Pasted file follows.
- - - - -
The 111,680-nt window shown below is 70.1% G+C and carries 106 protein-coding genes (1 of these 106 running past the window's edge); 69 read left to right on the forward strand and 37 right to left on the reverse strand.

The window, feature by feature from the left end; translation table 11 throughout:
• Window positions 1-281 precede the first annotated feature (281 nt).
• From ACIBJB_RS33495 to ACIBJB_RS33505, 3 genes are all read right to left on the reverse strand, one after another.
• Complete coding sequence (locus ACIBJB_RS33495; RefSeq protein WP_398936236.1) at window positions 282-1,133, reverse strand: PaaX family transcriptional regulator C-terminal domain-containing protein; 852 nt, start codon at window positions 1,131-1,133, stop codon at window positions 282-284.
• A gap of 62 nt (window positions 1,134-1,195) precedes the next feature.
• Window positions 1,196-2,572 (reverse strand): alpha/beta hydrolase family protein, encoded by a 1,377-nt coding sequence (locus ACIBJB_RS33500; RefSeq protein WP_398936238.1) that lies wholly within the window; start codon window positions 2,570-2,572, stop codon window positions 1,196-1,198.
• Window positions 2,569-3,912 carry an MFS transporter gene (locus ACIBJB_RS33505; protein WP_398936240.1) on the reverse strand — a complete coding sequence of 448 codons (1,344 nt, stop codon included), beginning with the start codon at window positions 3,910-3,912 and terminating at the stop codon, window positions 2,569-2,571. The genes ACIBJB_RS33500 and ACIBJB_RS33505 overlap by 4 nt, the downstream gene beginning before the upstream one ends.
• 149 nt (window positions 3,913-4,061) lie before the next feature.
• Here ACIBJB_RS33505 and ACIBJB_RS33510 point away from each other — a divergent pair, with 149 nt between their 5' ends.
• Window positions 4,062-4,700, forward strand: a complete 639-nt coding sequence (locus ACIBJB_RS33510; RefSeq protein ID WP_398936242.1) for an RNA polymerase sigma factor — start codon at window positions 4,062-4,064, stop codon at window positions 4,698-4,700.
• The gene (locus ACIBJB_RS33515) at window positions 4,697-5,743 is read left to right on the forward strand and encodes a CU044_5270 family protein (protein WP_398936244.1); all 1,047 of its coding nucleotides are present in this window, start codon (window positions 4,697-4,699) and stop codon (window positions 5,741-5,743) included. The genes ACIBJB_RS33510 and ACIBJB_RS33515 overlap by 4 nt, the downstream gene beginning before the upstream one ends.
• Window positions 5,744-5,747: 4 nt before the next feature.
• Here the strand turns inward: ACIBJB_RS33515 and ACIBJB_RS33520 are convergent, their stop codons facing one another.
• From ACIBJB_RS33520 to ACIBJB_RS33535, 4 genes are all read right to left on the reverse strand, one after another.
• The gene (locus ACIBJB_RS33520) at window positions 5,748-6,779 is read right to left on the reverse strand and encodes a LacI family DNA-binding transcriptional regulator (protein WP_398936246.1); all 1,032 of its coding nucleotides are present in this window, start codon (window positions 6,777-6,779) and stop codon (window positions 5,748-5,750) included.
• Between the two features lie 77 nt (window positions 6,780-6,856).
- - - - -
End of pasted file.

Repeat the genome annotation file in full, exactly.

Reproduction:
The 111,680-nt window shown below is 70.1% G+C and carries 106 protein-coding genes (1 of these 106 running past the window's edge); 69 read left to right on the forward strand and 37 right to left on the reverse strand.

The window, feature by feature from the left end; translation table 11 throughout:
• Window positions 1-281 precede the first annotated feature (281 nt).
• From ACIBJB_RS33495 to ACIBJB_RS33505, 3 genes are all read right to left on the reverse strand, one after another.
• Complete coding sequence (locus ACIBJB_RS33495; RefSeq protein WP_398936236.1) at window positions 282-1,133, reverse strand: PaaX family transcriptional regulator C-terminal domain-containing protein; 852 nt, start codon at window positions 1,131-1,133, stop codon at window positions 282-284.
• A gap of 62 nt (window positions 1,134-1,195) precedes the next feature.
• Window positions 1,196-2,572 (reverse strand): alpha/beta hydrolase family protein, encoded by a 1,377-nt coding sequence (locus ACIBJB_RS33500; RefSeq protein WP_398936238.1) that lies wholly within the window; start codon window positions 2,570-2,572, stop codon window positions 1,196-1,198.
• Window positions 2,569-3,912 carry an MFS transporter gene (locus ACIBJB_RS33505; protein WP_398936240.1) on the reverse strand — a complete coding sequence of 448 codons (1,344 nt, stop codon included), beginning with the start codon at window positions 3,910-3,912 and terminating at the stop codon, window positions 2,569-2,571. The genes ACIBJB_RS33500 and ACIBJB_RS33505 overlap by 4 nt, the downstream gene beginning before the upstream one ends.
• 149 nt (window positions 3,913-4,061) lie before the next feature.
• Here ACIBJB_RS33505 and ACIBJB_RS33510 point away from each other — a divergent pair, with 149 nt between their 5' ends.
• Window positions 4,062-4,700, forward strand: a complete 639-nt coding sequence (locus ACIBJB_RS33510; RefSeq protein ID WP_398936242.1) for an RNA polymerase sigma factor — start codon at window positions 4,062-4,064, stop codon at window positions 4,698-4,700.
• The gene (locus ACIBJB_RS33515) at window positions 4,697-5,743 is read left to right on the forward strand and encodes a CU044_5270 family protein (protein WP_398936244.1); all 1,047 of its coding nucleotides are present in this window, start codon (window positions 4,697-4,699) and stop codon (window positions 5,741-5,743) included. The genes ACIBJB_RS33510 and ACIBJB_RS33515 overlap by 4 nt, the downstream gene beginning before the upstream one ends.
• Window positions 5,744-5,747: 4 nt before the next feature.
• Here the strand turns inward: ACIBJB_RS33515 and ACIBJB_RS33520 are convergent, their stop codons facing one another.
• From ACIBJB_RS33520 to ACIBJB_RS33535, 4 genes are all read right to left on the reverse strand, one after another.
• The gene (locus ACIBJB_RS33520) at window positions 5,748-6,779 is read right to left on the reverse strand and encodes a LacI family DNA-binding transcriptional regulator (protein WP_398936246.1); all 1,032 of its coding nucleotides are present in this window, start codon (window positions 6,777-6,779) and stop codon (window positions 5,748-5,750) included.
• Between the two features lie 77 nt (window positions 6,780-6,856).